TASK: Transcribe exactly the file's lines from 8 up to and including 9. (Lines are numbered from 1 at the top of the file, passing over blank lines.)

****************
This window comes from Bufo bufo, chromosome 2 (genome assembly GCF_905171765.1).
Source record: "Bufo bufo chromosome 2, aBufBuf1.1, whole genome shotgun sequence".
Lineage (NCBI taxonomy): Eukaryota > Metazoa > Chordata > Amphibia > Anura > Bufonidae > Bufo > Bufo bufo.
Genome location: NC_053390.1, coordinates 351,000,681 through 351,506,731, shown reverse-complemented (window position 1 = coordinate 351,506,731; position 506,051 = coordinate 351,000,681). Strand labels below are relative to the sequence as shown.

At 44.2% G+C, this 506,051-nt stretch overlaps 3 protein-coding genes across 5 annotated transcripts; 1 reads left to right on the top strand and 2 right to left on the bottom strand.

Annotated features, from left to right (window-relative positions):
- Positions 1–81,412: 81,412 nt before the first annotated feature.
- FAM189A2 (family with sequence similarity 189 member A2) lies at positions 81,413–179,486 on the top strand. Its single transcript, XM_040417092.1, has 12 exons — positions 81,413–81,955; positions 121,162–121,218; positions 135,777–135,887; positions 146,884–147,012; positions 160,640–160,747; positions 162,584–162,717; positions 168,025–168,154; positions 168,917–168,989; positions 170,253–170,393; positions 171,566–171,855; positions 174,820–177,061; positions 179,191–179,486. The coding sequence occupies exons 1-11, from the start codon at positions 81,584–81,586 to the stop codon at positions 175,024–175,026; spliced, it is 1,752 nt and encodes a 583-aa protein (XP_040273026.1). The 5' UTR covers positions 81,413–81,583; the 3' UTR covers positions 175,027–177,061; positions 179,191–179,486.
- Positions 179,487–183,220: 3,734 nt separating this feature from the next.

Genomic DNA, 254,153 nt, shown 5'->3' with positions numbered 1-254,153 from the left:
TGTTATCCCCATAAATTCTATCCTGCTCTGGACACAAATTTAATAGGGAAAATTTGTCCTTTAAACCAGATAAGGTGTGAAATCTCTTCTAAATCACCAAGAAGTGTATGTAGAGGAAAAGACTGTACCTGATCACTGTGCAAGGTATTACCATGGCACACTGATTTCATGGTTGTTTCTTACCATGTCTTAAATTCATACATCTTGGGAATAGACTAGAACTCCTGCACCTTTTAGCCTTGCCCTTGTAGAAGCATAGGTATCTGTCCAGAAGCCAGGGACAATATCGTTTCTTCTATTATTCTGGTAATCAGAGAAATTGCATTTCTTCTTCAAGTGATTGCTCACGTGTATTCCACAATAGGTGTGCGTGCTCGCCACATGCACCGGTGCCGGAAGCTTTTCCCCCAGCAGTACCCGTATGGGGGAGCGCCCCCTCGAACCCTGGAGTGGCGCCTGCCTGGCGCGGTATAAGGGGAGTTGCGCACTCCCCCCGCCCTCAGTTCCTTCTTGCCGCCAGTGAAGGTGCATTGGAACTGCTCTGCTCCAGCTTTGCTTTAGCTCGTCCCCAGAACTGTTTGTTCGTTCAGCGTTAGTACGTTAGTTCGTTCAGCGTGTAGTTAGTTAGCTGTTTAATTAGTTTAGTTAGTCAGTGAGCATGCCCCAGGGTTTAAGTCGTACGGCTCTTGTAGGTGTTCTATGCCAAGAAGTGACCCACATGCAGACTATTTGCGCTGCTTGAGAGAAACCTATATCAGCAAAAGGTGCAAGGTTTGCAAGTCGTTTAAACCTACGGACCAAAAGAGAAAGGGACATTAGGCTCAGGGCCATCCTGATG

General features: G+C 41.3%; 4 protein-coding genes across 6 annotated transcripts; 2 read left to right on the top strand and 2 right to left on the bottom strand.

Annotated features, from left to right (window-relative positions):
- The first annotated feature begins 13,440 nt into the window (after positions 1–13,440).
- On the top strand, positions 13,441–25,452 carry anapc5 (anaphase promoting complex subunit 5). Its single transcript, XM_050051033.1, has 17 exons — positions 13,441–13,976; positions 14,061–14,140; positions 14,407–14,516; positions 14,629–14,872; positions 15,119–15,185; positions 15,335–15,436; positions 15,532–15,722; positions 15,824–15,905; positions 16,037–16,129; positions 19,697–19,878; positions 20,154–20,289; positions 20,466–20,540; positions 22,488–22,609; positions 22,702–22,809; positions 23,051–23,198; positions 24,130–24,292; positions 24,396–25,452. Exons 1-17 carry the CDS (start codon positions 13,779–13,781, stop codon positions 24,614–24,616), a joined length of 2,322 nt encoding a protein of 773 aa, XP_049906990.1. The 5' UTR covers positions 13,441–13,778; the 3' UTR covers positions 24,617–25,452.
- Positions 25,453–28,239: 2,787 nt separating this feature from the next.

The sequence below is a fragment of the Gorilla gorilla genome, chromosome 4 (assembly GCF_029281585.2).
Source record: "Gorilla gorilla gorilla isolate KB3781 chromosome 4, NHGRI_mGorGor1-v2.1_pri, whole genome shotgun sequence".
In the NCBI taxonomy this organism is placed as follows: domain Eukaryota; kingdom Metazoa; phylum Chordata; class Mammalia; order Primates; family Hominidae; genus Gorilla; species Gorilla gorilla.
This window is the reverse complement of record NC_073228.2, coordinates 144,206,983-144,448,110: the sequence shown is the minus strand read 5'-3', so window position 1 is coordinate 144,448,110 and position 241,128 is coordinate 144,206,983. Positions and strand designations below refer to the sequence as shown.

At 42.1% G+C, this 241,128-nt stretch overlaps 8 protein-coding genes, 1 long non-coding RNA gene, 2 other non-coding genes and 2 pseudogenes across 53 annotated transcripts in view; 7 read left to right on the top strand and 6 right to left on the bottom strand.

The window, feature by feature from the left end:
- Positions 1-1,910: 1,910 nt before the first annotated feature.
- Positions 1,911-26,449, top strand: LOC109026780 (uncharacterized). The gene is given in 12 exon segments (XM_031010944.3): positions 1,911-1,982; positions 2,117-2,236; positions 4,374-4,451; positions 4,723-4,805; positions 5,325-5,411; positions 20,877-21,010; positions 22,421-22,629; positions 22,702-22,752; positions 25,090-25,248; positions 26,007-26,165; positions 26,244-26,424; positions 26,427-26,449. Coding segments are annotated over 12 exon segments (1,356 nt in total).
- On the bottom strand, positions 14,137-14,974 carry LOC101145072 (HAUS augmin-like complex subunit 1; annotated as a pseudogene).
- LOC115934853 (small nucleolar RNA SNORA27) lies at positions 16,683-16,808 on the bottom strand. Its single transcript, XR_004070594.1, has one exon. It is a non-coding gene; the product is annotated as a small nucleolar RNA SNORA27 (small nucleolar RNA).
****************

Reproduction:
- FAM189A2 (family with sequence similarity 189 member A2) lies at positions 81,413–179,486 on the top strand. Its single transcript, XM_040417092.1, has 12 exons — positions 81,413–81,955; positions 121,162–121,218; positions 135,777–135,887; positions 146,884–147,012; positions 160,640–160,747; positions 162,584–162,717; positions 168,025–168,154; positions 168,917–168,989; positions 170,253–170,393; positions 171,566–171,855; positions 174,820–177,061; positions 179,191–179,486. The coding sequence occupies exons 1-11, from the start codon at positions 81,584–81,586 to the stop codon at positions 175,024–175,026; spliced, it is 1,752 nt and encodes a 583-aa protein (XP_040273026.1). The 5' UTR covers positions 81,413–81,583; the 3' UTR covers positions 175,027–177,061; positions 179,191–179,486.
- Positions 179,487–183,220: 3,734 nt separating this feature from the next.